Positive and negative secondary ions that can be sputtered from the LiF crystal surface together with possible defects.
In this chapter, we analyze the kinetics of changes in the intensities of peaks of these aggregate defects as a function of the substrate temperature, as well as study the degradation of these aggregate F centers in order to understand the mechanisms of their formation and transformation to other types of defects, to colloids. The results obtained using methods of total current (TC) spectroscopy and secondary-ion mass spectroscopy (SIMS) under ion bombardment of LiF crystals are analyzed. The temperature dependence of the generation kinetics of F centers and their aggregates in a LiF/Si(1 1 1) thin-film system after irradiation with low-energy (80 eV) electrons was studied by TC spectroscopy. It was shown that, in all cases, low-temperature annealing results in the degradation of the formed centers followed by their coalescence. By SIMS, it is shown that the majority of the products of crystal sputtering contain point defects. A procedure for determining defects in sputtered clusters of ionic crystals is developed.
- ion electron bombardment
- ionic crystals.
It is known that under ionizing irradiation of ionic crystals the anion vacancies at which electrons are trapped are first formed and then the F centers emerge. Their migration over the lattice results in coalescence of point defects and in the formation of large stable aggregates of defects. The migration of defects depends on crystal temperature .
In the 1970s, the studies of damage created under electron and ion irradiation were started with the first accelerators [1–5]. For the ions having energy of 1–10 MeV/u the main interaction with diverse solids is Coulomb one, which leads to an extremely high level of electron excitation and makes the processes similar to those in dielectrics and metals . New radiation phenomena in diverse solids such as local phase transitions, volume change, internal stress, etc. [6–8] are due to the high electronic excitation level.
Such features of damage created under fast heavy ion irradiation were observed in LiF and some other ionic crystals (NaCl, NaF, CaF2). In these crystals the two different zones of damage are induced: in a cylindrical region of the radius of 1–2 nm the defect aggregates are dominating (aggregate damage zone), while in the more extended lateral track region (r > 2 nm, track halo), the point defects prevailed [8–10]. It should be noted that the LiF crystals occupy a unique place among the alkali and other ionic crystals owing to their large band gap (Eg = 14.6 eV) and corresponding high energy of lattice. As a result, the main radiation defects (F- and V-centers) in the LiF crystals are stable up to 200°C and defect formation in the LiF crystals can be studied for the different values of temperature and within the wide range of excitation energy density.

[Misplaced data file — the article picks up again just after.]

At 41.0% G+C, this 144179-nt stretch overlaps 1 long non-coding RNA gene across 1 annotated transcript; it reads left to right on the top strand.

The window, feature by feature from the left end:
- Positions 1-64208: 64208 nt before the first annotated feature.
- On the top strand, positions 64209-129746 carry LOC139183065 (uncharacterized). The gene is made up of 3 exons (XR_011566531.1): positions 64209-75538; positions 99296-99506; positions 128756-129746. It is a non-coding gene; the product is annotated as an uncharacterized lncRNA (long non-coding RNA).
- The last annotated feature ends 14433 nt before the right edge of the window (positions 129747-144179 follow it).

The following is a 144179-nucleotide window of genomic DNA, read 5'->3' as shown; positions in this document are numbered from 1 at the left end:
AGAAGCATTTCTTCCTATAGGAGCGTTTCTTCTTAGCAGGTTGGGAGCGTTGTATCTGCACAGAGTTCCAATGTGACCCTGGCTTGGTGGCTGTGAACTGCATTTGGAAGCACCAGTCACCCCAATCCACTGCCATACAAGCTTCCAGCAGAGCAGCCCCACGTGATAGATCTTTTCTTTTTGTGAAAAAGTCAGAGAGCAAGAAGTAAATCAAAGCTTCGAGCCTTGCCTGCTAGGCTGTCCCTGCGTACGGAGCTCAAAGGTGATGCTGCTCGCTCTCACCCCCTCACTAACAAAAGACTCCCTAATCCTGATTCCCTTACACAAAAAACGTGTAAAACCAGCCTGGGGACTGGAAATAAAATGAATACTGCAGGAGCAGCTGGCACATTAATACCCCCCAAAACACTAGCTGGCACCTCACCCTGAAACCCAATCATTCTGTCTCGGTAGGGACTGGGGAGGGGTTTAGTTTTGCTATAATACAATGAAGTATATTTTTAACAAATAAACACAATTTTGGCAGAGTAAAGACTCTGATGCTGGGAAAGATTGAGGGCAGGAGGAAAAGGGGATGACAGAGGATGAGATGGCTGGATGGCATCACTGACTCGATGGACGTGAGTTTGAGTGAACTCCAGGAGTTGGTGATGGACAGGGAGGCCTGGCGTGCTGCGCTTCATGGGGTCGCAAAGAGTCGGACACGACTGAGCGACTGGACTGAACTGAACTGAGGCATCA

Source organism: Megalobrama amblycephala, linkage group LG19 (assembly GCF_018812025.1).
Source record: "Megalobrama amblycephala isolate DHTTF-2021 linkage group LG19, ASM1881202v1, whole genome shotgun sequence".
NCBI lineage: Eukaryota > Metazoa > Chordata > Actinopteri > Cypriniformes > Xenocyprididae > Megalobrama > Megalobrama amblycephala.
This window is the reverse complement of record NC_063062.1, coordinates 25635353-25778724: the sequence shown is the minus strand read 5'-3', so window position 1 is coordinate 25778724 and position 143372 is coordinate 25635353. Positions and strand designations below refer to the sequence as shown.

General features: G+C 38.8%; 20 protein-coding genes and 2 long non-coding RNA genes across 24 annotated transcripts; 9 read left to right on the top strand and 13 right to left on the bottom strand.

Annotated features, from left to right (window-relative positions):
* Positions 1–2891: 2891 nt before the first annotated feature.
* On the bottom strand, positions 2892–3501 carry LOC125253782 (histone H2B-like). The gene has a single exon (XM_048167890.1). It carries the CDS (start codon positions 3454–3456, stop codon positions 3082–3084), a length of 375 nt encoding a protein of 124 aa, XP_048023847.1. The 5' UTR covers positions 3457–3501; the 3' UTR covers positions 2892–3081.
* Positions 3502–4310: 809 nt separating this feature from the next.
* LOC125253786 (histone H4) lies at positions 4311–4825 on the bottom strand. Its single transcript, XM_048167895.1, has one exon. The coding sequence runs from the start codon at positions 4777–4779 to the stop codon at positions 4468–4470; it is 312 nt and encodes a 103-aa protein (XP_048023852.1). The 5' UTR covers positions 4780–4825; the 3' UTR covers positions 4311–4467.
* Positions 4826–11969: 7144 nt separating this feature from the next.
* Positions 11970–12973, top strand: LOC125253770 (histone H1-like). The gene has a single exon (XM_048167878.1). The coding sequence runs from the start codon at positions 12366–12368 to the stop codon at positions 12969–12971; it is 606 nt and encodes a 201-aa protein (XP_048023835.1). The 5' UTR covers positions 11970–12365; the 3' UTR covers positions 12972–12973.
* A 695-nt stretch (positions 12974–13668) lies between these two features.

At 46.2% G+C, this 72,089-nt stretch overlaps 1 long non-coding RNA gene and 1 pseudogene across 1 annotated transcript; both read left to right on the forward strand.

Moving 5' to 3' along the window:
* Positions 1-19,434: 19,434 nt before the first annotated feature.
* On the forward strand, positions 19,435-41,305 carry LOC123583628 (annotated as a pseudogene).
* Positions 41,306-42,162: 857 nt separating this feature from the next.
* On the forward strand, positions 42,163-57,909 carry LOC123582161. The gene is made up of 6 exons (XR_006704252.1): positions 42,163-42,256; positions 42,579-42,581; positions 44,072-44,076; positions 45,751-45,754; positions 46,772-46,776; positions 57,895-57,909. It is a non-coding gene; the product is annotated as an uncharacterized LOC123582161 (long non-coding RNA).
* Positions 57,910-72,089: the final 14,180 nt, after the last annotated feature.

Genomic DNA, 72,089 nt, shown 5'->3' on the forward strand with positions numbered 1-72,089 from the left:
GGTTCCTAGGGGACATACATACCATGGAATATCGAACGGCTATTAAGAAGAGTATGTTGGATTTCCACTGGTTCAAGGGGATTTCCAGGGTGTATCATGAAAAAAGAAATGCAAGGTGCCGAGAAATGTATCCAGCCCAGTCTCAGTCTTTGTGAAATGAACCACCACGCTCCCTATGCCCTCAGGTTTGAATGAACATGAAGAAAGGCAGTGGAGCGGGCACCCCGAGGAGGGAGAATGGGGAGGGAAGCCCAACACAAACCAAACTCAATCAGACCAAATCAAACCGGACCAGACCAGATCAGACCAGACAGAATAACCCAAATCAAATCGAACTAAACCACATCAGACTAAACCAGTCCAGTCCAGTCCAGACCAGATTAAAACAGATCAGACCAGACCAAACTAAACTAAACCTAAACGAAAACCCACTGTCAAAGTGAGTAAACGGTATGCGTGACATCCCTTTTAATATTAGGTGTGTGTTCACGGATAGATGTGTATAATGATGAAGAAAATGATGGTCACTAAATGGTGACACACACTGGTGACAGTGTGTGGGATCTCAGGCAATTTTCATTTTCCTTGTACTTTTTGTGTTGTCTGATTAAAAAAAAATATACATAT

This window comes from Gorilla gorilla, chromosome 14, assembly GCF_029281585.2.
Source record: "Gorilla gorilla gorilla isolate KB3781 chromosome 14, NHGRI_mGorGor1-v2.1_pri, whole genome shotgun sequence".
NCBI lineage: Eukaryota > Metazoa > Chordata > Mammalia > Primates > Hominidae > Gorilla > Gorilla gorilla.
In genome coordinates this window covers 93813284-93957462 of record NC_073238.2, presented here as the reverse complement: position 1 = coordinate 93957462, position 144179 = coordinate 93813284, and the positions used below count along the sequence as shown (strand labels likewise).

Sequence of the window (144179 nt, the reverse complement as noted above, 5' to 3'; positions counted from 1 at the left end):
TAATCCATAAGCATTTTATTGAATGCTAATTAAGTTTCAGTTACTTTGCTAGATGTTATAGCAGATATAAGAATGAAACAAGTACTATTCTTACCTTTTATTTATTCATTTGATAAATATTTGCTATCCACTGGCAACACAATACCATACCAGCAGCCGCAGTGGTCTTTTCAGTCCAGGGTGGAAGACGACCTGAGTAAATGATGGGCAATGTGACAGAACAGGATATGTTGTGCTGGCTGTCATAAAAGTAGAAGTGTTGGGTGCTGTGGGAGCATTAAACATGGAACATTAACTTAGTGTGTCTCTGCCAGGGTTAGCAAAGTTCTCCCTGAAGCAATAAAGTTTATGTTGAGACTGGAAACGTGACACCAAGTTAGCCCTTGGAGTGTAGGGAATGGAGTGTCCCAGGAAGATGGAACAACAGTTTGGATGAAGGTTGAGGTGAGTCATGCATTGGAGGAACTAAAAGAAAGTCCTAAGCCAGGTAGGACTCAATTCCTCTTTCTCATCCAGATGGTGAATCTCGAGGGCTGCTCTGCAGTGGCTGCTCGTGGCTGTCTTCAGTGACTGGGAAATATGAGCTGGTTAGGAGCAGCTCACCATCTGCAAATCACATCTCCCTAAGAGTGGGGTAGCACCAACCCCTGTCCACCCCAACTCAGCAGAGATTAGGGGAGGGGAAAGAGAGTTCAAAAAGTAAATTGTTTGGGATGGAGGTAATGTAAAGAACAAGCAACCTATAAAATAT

In alkali halides, the radiation damage was studied in-depth for several decades [1–4, 12–14], which led to the discovery of an exciton mechanism of defect formation. The first VK-centers and self-trapped excitons were observed in the LiF crystals .
The damage induced under irradiation strongly depends on absorbed dose, dose rate, and irradiation  temperature. The effect of high dose radiation on the LiF crystals was studied by thermal neutron irradiation. LiF is very sensitive to thermal neutrons due to the reaction of 6Li (n, α)3 T, where 4.78 MeV energy is released. Under irradiation up to the dose of ~1 MGy the single point defects such as F-, Fn-, V-, and Vn-centers (n ≤ 4) are dominating. For higher dose and higher irradiation temperature (T ≥ 100–200°C), the single point defects are aggregated and larger aggregates of F- and V-centers are formed. The Li colloids and fluorine molecular clusters (nF2) are produced within the dose range of 10–100 MGy. The fluorine molecules F2 are accumulated in the crystal bulk and only a small part of the fluorine molecules goes out of the crystal. For high irradiation dose, the dislocations are also formed and the mechanical stress and swelling effects were observed [12–14].